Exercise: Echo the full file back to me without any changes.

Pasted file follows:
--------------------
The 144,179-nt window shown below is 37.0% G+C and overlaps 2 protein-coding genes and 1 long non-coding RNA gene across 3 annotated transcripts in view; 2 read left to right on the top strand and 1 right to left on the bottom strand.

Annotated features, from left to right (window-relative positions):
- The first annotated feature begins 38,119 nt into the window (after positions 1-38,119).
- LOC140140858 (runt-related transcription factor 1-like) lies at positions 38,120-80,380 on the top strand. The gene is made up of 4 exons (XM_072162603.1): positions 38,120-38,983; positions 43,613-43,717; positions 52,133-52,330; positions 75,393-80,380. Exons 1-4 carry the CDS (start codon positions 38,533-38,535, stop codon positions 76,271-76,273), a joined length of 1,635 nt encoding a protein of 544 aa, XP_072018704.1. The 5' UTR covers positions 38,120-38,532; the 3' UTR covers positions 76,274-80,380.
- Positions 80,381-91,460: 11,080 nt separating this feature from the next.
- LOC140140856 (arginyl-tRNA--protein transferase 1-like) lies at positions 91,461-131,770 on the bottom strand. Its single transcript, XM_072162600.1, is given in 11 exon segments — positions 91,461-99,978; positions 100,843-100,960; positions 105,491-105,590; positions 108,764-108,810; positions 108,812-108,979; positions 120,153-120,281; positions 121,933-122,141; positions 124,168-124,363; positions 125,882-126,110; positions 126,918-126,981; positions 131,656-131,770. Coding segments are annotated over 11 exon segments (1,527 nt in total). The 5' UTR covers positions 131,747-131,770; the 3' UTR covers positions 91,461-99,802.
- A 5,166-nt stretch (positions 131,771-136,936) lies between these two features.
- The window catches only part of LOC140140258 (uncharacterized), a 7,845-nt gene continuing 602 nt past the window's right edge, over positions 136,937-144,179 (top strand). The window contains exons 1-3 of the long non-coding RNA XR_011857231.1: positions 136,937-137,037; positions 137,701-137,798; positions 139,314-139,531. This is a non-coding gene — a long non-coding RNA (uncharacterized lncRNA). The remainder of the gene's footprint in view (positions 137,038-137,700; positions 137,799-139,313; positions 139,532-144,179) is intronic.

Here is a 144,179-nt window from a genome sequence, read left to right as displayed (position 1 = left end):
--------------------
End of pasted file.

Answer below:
The 144,179-nt window shown below is 37.0% G+C and overlaps 2 protein-coding genes and 1 long non-coding RNA gene across 3 annotated transcripts in view; 2 read left to right on the top strand and 1 right to left on the bottom strand.

Annotated features, from left to right (window-relative positions):
- The first annotated feature begins 38,119 nt into the window (after positions 1-38,119).
- LOC140140858 (runt-related transcription factor 1-like) lies at positions 38,120-80,380 on the top strand. The gene is made up of 4 exons (XM_072162603.1): positions 38,120-38,983; positions 43,613-43,717; positions 52,133-52,330; positions 75,393-80,380. Exons 1-4 carry the CDS (start codon positions 38,533-38,535, stop codon positions 76,271-76,273), a joined length of 1,635 nt encoding a protein of 544 aa, XP_072018704.1. The 5' UTR covers positions 38,120-38,532; the 3' UTR covers positions 76,274-80,380.
- Positions 80,381-91,460: 11,080 nt separating this feature from the next.
- LOC140140856 (arginyl-tRNA--protein transferase 1-like) lies at positions 91,461-131,770 on the bottom strand. Its single transcript, XM_072162600.1, is given in 11 exon segments — positions 91,461-99,978; positions 100,843-100,960; positions 105,491-105,590; positions 108,764-108,810; positions 108,812-108,979; positions 120,153-120,281; positions 121,933-122,141; positions 124,168-124,363; positions 125,882-126,110; positions 126,918-126,981; positions 131,656-131,770. Coding segments are annotated over 11 exon segments (1,527 nt in total). The 5' UTR covers positions 131,747-131,770; the 3' UTR covers positions 91,461-99,802.
- A 5,166-nt stretch (positions 131,771-136,936) lies between these two features.
- The window catches only part of LOC140140258 (uncharacterized), a 7,845-nt gene continuing 602 nt past the window's right edge, over positions 136,937-144,179 (top strand). The window contains exons 1-3 of the long non-coding RNA XR_011857231.1: positions 136,937-137,037; positions 137,701-137,798; positions 139,314-139,531. This is a non-coding gene — a long non-coding RNA (uncharacterized lncRNA). The remainder of the gene's footprint in view (positions 137,038-137,700; positions 137,799-139,313; positions 139,532-144,179) is intronic.

Here is a 144,179-nt window from a genome sequence, read left to right as displayed (position 1 = left end):